- Transactional reporting
- Structured data
- Data integrity
When to Use a Data Lake
- Large data volumes
- Unstructured and semi-structured data
- Streaming and time relevant data
- Data archive
Using a Data Lake and Data Warehouse for Analytics
Another way to think about it is from the analytics view point. Let’s take an example of a retail store that wants to know more about their customers so they can provide personalized offers. In order to put together a customer profile, the company may use data like transaction history, purchase history, address, name, etc. These are all structured data sources that often live in the enterprise data warehouse (System of Record) and might feed things like company dashboards. Other data like website traffic, social media data, geolocation data, and mobile app clickstream data are all unstructured sources and would likely live in the data lake (Systems of Engagement). Each set of data in a silo only reveals part of the story. For instance, it’s great to know if people are talking favorably about you on social media, but knowing if John Smith is talking about you favorably allows you to act on it. In order to know this, you need to marry together the siloed data.
By merging these data sources the company can identify the user, their behavior, and design automated actions to deliver personalized responses. By leveraging the strengths of both platforms, companies can better utilize their people skills, their platform budgets, and their data governance.
From Enterprise Data Platform to Cloud Data Platform
The public cloud came, and it changed everything about data and analytics with cloud data warehouse integration. Many of the constraints of the enterprise data warehouse were associated with hardware server limitations. When services like Snowflake and Amazon Redshift were launched they provided a level of scale and performance that were uncharacteristic of traditional data warehouse solutions. Cloud data lake services also removed many of common obstacles for users, including managing the complex noded architecture, and supplying services that removed much of the complexity of operating a data lake. This gave way to the concept documented by EMA research called The Unified Analytics Warehouse which states:
“Within a few years, nearly every organization that ran a data warehouse also stood up a data lake. The two existed side by side. Initially, there was some data sharing between the two platforms, but not much more. Pressured by customer demands to run analytics across both the data lake and the data warehouse, vendors on both sides began working toward a more complete integration of a warehouse and lake.”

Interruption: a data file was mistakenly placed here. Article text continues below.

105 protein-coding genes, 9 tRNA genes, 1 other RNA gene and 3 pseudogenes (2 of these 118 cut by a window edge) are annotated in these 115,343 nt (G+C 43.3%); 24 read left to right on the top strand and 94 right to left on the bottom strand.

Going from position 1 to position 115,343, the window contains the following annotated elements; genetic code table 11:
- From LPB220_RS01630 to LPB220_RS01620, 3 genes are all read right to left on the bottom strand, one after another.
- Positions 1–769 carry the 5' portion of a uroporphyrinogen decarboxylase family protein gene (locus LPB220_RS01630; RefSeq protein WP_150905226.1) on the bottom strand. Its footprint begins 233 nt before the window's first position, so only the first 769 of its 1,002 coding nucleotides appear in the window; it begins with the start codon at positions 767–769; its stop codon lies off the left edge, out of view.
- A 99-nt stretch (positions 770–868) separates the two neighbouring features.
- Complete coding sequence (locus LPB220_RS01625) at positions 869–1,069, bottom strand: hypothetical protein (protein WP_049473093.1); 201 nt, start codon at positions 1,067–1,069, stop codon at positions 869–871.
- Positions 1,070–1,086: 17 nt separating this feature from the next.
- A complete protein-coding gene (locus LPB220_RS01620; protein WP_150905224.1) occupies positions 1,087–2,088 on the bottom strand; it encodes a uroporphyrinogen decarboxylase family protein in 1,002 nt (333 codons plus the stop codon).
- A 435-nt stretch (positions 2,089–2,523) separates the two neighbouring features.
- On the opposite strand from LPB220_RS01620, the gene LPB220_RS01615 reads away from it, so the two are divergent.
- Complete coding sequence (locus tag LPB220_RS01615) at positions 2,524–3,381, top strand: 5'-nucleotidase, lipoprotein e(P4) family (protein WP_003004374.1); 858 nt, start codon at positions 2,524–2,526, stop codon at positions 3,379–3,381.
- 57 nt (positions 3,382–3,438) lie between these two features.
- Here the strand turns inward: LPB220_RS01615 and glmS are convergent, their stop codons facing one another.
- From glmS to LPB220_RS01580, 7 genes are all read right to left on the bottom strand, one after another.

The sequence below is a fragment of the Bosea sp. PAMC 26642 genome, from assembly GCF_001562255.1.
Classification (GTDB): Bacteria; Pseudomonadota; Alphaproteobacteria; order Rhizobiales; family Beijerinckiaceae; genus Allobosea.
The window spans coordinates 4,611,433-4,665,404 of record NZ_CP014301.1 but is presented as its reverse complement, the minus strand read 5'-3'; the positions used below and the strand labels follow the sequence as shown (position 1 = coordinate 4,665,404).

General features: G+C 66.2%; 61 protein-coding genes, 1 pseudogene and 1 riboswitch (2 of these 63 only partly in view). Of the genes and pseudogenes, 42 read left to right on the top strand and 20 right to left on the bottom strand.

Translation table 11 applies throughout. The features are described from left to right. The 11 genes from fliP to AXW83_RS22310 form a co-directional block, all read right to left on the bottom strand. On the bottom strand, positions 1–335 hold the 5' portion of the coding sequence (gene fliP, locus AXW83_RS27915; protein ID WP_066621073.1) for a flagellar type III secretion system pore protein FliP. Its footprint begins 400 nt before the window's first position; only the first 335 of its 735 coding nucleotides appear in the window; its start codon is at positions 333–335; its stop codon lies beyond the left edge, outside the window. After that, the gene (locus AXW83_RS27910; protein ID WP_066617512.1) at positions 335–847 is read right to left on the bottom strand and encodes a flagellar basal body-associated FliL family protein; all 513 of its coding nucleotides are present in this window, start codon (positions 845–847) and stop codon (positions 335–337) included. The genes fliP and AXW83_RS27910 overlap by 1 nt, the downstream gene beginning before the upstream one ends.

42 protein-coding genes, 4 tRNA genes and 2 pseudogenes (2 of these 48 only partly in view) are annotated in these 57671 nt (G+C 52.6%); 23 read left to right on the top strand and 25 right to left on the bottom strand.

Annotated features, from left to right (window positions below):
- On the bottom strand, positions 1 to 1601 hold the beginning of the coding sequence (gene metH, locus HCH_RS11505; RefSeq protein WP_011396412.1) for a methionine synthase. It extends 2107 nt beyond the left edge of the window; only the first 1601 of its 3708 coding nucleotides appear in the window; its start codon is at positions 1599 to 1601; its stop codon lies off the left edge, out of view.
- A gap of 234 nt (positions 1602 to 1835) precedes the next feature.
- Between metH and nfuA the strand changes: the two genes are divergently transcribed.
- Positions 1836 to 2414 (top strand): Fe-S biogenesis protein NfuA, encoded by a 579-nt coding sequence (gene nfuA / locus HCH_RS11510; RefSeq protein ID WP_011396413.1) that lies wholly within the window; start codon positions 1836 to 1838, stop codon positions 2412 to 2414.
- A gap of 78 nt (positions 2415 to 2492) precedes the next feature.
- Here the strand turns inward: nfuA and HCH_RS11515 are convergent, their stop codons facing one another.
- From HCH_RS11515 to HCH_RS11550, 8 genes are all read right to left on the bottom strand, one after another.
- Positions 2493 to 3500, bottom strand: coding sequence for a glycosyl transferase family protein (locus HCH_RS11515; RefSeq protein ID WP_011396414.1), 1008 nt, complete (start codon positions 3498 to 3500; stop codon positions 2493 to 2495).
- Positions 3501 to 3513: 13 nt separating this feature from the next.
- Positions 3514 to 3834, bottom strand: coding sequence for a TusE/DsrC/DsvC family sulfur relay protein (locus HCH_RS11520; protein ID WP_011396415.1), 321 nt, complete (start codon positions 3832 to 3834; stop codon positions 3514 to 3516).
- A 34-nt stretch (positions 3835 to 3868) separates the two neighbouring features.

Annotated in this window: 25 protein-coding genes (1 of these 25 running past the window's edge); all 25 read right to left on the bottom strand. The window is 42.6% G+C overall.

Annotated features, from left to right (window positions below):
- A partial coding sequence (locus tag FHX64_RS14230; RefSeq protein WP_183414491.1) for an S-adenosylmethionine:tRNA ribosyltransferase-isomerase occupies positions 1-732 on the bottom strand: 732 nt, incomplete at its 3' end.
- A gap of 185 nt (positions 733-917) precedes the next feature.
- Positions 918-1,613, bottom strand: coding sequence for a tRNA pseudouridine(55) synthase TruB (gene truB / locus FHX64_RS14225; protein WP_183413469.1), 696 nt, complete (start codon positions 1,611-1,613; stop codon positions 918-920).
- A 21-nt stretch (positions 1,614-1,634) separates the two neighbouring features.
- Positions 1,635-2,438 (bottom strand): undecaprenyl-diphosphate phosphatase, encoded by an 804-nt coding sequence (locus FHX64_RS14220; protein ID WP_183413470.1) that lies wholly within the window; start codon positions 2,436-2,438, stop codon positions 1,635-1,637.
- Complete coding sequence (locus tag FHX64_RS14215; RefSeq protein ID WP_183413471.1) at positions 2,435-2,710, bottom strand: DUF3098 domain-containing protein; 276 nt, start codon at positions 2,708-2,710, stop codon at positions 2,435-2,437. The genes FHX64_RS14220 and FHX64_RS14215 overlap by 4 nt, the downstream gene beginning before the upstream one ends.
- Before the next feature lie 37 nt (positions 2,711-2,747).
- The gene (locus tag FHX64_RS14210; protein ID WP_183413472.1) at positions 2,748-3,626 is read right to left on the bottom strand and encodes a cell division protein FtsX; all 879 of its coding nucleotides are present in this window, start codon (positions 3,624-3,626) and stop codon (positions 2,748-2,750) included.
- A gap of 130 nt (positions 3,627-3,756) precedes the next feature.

Two common approaches by modern vendors took form to address this: the data platform approach (e.g. Snowflake, Amazon, Microsoft, Google, and Databricks) and the query approach (e.g. Dremio, Kylogence, and Asima). Depending on the competency centers of the organization they may choose a platform approach or a query approach depending on what will best facilitate the skills on their teams. These approaches provide a unified approach to data analytics where the style, structure, and source of data is less of a concern. Given this new found uniformity it might be difficult for you to identify which solution is best for your organization, but to that challenge I have promising news.
StreamSets Lets You Choose
StreamSets provides a modern data integration platform for data pipeline automations. Smart data pipelines are designed to connect to any database, data warehouse, or data lake service and provide quick value by making sure these platforms are full of useful, reliable, and current data. Smart data pipelines facilitate intent-driven design, which means that you build the pipelines with a focus on the needed flow and transformations for the data and worry about the platform destinations later. You can design for any paradigm and reverse your course when the strategy changes. An important feature for data engineers who may have to spend a majority of their time changing pipeline dynamics when destinations change. Not only does StreamSets support all major data warehouse and data lake platforms including cloud services, but users can actually build pipelines to multiple destinations.
So if you are still unclear about the best solution for your data and analytics needs then mitigate your risk with smart data pipelines. They put you in control and remove the risk of being locked into a trend that no longer serves you. Because with smart data pipelines the only attachment may be personal and as John Zada writes “humans are not particularly flexible when it comes to using their paradigms. Deep down we are creatures of habit and sometimes obsession.”